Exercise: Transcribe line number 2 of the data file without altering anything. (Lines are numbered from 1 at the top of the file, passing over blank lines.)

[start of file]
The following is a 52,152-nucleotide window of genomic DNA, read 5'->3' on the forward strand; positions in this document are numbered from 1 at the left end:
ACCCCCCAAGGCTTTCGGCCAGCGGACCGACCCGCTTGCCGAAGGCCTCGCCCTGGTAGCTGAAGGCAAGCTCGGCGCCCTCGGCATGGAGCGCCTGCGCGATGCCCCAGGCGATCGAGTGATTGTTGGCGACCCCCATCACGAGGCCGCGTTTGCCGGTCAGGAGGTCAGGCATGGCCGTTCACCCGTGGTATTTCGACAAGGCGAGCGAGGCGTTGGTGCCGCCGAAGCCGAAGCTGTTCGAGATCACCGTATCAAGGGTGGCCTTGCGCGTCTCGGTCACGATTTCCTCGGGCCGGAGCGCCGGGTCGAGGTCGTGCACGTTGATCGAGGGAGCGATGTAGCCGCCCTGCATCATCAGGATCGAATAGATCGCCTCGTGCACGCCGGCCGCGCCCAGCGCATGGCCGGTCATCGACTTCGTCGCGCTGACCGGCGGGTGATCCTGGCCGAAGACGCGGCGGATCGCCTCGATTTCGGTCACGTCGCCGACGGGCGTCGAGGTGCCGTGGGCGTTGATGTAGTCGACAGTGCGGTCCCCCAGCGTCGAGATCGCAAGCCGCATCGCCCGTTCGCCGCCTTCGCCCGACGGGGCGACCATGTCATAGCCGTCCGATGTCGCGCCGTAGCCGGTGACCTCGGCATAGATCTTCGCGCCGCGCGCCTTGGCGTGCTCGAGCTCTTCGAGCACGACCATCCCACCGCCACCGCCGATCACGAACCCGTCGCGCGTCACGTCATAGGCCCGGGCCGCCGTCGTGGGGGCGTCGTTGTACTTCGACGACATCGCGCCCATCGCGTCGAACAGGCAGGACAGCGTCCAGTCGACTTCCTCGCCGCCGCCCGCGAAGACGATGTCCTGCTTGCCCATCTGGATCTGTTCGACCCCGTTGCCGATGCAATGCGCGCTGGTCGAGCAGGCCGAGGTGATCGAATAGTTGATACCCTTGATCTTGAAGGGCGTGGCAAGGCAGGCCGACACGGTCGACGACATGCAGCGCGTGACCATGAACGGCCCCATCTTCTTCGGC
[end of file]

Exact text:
ACCCCCCAAGGCTTTCGGCCAGCGGACCGACCCGCTTGCCGAAGGCCTCGCCCTGGTAGCTGAAGGCAAGCTCGGCGCCCTCGGCATGGAGCGCCTGCGCGATGCCCCAGGCGATCGAGTGATTGTTGGCGACCCCCATCACGAGGCCGCGTTTGCCGGTCAGGAGGTCAGGCATGGCCGTTCACCCGTGGTATTTCGACAAGGCGAGCGAGGCGTTGGTGCCGCCGAAGCCGAAGCTGTTCGAGATCACCGTATCAAGGGTGGCCTTGCGCGTCTCGGTCACGATTTCCTCGGGCCGGAGCGCCGGGTCGAGGTCGTGCACGTTGATCGAGGGAGCGATGTAGCCGCCCTGCATCATCAGGATCGAATAGATCGCCTCGTGCACGCCGGCCGCGCCCAGCGCATGGCCGGTCATCGACTTCGTCGCGCTGACCGGCGGGTGATCCTGGCCGAAGACGCGGCGGATCGCCTCGATTTCGGTCACGTCGCCGACGGGCGTCGAGGTGCCGTGGGCGTTGATGTAGTCGACAGTGCGGTCCCCCAGCGTCGAGATCGCAAGCCGCATCGCCCGTTCGCCGCCTTCGCCCGACGGGGCGACCATGTCATAGCCGTCCGATGTCGCGCCGTAGCCGGTGACCTCGGCATAGATCTTCGCGCCGCGCGCCTTGGCGTGCTCGAGCTCTTCGAGCACGACCATCCCACCGCCACCGCCGATCACGAACCCGTCGCGCGTCACGTCATAGGCCCGGGCCGCCGTCGTGGGGGCGTCGTTGTACTTCGACGACATCGCGCCCATCGCGTCGAACAGGCAGGACAGCGTCCAGTCGACTTCCTCGCCGCCGCCCGCGAAGACGATGTCCTGCTTGCCCATCTGGATCTGTTCGACCCCGTTGCCGATGCAATGCGCGCTGGTCGAGCAGGCCGAGGTGATCGAATAGTTGATACCCTTGATCTTGAAGGGCGTGGCAAGGCAGGCCGACACGGTCGACGACATGCAGCGCGTGACCATGAACGGCCCCATCTTCTTCGGC